The project has been led by Italian industry and is years behind on its original schedule.

But European Space Agency Director General, Jean-Jacques Dordain, said he would not force the pace.

“Today, the target date is 9 February, but it’s a target,” he told BBC News.

“I shall never say this is the definitive launch date because it is a maiden flight, and with a maiden flight I shall take no risk. There will be no compromise on any question which could still be open on 9 February.”

The caution is well advised. Statistics show that some two-thirds of the rockets introduced in the past 20 years have had an unsuccessful first outing.

It is for this reason that the satellites carried on the “qualification” flight have been given a free ride.

Biannual operations

Vega is a four-stage rocket. Its first three segments burn a solid fuel; its fourth and final stage uses liquid propellants, and can be stopped and restarted several times to get a spacecraft into just the right orbit.

Esa expects an operational Vega to be launching about twice a year, carrying mostly small scientific and government satellites.

If the rocket should need to delay from 9 February to deal with technical issues, it will only be given a short window to resolve the problems before being asked to stand down for several weeks.

Vega’s big “brother” at Kourou, the Ariane 5 rocket, is booked to launch Europe’s third ATV cargo ship to the International Space Station (ISS) on 9 March, and this mission will take precedence if there is a conflict.

The frequent comings and goings at the orbiting platform require a carefully co-ordinated traffic schedule, and this will not be disrupted for an unrelated, experimental rocket flight.

“I have to respect my commitments to my International Space Station partners,” Mr Dordain explained.

“It’s clear that if we are arriving in a situation where the launch of Vega starts to interfere with the date of the launch of ATV 3, I will choose to switch and go for ATV first and Vega next.”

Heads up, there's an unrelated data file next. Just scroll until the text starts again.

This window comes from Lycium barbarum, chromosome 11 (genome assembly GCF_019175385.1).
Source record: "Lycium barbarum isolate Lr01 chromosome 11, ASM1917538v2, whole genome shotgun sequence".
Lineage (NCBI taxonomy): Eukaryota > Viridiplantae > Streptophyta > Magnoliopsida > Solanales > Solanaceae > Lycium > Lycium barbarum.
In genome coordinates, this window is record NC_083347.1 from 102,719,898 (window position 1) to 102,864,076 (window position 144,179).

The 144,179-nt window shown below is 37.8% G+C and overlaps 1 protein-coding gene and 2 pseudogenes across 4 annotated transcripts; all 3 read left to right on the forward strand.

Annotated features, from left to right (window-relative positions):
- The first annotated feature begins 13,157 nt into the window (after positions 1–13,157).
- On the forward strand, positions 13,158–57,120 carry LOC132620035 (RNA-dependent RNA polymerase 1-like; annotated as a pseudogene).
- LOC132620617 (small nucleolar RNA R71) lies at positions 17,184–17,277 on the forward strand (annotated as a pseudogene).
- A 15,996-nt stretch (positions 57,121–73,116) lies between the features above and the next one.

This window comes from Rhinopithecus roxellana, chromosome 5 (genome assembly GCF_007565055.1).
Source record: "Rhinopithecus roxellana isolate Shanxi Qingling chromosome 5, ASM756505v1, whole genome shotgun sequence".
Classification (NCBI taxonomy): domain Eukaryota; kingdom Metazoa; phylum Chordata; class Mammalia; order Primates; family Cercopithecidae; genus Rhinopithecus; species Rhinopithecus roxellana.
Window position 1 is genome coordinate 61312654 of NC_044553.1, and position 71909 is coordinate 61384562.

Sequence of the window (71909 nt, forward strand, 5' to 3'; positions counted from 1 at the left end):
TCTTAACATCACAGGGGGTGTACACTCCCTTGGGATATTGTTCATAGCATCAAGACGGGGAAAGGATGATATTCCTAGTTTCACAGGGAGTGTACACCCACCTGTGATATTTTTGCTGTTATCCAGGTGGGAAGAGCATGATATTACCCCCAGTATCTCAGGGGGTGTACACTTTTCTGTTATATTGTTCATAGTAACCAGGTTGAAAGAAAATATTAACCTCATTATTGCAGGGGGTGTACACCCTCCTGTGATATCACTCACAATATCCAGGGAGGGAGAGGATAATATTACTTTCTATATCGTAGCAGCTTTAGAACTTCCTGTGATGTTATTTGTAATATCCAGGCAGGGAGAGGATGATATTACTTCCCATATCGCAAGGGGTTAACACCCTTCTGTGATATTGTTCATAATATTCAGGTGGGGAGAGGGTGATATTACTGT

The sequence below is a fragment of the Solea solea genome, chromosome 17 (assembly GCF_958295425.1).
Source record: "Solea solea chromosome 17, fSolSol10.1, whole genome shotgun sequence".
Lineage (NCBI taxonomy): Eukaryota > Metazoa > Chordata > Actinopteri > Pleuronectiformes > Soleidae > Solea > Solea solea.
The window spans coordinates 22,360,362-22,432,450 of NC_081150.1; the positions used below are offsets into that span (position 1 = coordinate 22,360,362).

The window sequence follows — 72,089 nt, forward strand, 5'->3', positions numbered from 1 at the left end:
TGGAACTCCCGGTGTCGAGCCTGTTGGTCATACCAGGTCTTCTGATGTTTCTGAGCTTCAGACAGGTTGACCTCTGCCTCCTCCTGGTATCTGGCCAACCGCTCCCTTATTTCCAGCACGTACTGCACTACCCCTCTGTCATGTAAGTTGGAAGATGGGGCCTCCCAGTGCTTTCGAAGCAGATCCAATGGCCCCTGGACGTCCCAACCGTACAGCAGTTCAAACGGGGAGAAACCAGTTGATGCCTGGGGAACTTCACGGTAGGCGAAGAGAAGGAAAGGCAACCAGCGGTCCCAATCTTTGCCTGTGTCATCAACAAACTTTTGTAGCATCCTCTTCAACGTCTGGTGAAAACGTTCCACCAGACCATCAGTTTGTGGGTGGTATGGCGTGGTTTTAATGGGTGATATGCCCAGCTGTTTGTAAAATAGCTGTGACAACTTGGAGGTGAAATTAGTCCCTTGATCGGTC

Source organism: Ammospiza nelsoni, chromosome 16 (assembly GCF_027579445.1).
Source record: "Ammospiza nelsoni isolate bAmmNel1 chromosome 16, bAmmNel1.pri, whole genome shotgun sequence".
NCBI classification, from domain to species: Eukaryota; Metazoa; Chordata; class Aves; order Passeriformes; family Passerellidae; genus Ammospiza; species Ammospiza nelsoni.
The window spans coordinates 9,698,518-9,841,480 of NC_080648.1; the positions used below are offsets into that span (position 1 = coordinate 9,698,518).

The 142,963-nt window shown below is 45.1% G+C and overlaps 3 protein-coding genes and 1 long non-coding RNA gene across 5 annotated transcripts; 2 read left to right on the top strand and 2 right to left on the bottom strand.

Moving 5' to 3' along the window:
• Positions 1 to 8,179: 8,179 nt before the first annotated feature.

Long-term planning

Vega is just the beginning of what is expected to be a busy year for Esa.

Metop-BMetop-B will launch in May/June

Other highlights include the launch of two major weather satellites, Meteosat 10 and Metop-B, and a trio of craft called Swarm that will measure the Earth’s magnetism in unprecedented detail.

Policy-wise, 2012 will also be a significant year because it will see the first Ministerial Council since 2008. This gathering of the member states, to take place in Italy in November, will set programmes and budgets for the next three to five years.

Key decisions will need to be made on the next evolution of Ariane, on funding for Esa’s participation in the ISS project, and on the development of a next-generation of polar orbiting weather satellites to succeed the Metop series.

Nations are likely to go to the meeting in a much weaker position economically than they did in 2008.

Nonetheless, Mr Dordain expressed satisfaction with Esa’s current budget profile.

The agency will have essentially a flat income this year of 4.02bn euros (£3.32bn), when all contributions, including from the EU, are taken into account).

“I am trying to implement the Esa programmes with just the payments that are necessary – less and less margin, more and more efficiency, and more and more reduction of internal costs,” Mr Dordain said. “This is a daily challenge, but on the other hand it makes life interesting.”

Germany and France continue to be the lead contributors to Esa, although it is noteworthy that the former’s agency contribution now exceeds that of the latter (750m euros from Germany versus 717m euros from France). Italy (350m euros) and the UK (260m euros/£215m) make up the rest of the “big four”.

Jonathan.Amos-INTERNET@bbc.co.uk

Launch date fixed for Esa's Vega rocket

Europe has named Thursday 9 February as the day it intends to launch its new Vega rocket for the very first time.Vega

The 30m-tall vehicle has been developed to take payloads up to 1.5 tonnes into a polar orbit, and will fly from the Kourou spaceport in French Guiana.

The project has been led by Italian industry and is years behind on its original schedule.

But European Space Agency Director General, Jean-Jacques Dordain, said he would not force the pace.

“Today, the target date is 9 February, but it’s a target,” he told BBC News.

“I shall never say this is the definitive launch date because it is a maiden flight, and with a maiden flight I shall take no risk. There will be no compromise on any question which could still be open on 9 February.”

The caution is well advised. Statistics show that some two-thirds of the rockets introduced in the past 20 years have had an unsuccessful first outing.